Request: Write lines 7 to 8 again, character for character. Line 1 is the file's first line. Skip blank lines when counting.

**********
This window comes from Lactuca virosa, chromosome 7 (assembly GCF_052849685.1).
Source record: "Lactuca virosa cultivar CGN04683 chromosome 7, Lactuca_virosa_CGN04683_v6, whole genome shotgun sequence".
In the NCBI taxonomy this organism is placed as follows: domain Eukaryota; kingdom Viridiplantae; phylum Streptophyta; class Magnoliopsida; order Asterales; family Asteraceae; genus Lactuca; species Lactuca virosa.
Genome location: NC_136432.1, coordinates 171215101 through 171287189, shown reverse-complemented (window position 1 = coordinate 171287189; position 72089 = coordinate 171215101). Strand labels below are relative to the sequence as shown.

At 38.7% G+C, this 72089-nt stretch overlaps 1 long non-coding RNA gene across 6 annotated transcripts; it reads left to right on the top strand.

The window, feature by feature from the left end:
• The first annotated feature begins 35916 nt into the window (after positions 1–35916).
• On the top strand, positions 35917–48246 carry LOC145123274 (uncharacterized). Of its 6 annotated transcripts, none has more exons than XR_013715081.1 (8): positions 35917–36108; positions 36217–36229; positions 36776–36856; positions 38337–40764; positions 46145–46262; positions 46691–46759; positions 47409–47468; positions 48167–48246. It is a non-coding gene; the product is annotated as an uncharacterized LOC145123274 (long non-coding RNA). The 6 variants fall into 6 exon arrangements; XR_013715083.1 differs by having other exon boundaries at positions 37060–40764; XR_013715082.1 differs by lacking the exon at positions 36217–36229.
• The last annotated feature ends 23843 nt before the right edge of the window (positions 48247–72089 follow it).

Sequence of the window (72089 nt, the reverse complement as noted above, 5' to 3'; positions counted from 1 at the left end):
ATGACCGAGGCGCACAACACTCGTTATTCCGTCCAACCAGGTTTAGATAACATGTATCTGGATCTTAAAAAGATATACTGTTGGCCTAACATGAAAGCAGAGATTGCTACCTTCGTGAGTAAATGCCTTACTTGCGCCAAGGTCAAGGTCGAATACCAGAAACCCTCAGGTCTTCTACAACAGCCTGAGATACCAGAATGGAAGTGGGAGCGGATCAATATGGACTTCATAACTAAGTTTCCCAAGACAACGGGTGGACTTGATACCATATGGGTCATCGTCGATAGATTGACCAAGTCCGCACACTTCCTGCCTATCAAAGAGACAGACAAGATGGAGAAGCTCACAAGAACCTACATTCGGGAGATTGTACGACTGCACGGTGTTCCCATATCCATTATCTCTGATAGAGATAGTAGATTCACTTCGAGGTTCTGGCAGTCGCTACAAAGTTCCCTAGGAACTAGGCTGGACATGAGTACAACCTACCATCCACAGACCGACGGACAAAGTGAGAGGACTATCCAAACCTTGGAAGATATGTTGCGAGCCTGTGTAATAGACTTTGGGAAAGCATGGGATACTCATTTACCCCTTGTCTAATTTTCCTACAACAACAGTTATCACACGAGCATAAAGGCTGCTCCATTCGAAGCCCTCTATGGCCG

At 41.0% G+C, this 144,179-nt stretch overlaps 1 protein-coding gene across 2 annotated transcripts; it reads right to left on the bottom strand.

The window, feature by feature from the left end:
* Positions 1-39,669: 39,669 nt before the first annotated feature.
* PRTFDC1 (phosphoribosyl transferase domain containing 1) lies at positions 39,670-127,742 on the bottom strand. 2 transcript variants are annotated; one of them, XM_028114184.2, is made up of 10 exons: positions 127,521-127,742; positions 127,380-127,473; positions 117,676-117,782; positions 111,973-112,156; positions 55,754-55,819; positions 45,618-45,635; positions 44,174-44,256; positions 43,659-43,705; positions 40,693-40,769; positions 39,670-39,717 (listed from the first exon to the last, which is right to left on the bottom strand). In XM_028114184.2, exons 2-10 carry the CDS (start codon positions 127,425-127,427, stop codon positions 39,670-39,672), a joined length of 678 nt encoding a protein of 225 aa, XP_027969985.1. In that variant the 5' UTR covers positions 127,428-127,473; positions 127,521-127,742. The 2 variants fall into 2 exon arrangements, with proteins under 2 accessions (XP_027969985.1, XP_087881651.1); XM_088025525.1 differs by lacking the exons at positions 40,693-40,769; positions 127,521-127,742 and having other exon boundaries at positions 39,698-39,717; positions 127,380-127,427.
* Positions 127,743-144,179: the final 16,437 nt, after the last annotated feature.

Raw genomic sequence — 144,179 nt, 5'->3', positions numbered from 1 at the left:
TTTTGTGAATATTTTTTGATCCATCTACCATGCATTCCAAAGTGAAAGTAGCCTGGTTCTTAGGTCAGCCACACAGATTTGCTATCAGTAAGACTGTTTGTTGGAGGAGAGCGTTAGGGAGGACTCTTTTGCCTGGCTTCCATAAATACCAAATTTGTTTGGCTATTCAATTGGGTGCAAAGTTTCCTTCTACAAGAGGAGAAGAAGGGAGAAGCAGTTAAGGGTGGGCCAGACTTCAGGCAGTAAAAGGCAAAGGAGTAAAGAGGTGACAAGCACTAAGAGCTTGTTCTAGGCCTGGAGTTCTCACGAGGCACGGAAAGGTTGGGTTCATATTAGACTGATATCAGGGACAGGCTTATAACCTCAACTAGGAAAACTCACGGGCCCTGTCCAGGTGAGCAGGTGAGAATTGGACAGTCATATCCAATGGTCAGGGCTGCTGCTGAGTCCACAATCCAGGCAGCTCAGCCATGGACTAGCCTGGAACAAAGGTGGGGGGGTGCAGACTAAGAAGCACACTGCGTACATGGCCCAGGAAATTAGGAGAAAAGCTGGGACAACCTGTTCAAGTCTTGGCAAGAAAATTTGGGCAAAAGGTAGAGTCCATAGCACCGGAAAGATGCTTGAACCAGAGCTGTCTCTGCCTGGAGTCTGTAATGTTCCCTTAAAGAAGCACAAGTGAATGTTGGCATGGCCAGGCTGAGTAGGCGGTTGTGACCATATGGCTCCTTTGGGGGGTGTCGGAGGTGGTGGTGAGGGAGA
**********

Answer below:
• The first annotated feature begins 35916 nt into the window (after positions 1–35916).
• On the top strand, positions 35917–48246 carry LOC145123274 (uncharacterized). Of its 6 annotated transcripts, none has more exons than XR_013715081.1 (8): positions 35917–36108; positions 36217–36229; positions 36776–36856; positions 38337–40764; positions 46145–46262; positions 46691–46759; positions 47409–47468; positions 48167–48246. It is a non-coding gene; the product is annotated as an uncharacterized LOC145123274 (long non-coding RNA). The 6 variants fall into 6 exon arrangements; XR_013715083.1 differs by having other exon boundaries at positions 37060–40764; XR_013715082.1 differs by lacking the exon at positions 36217–36229.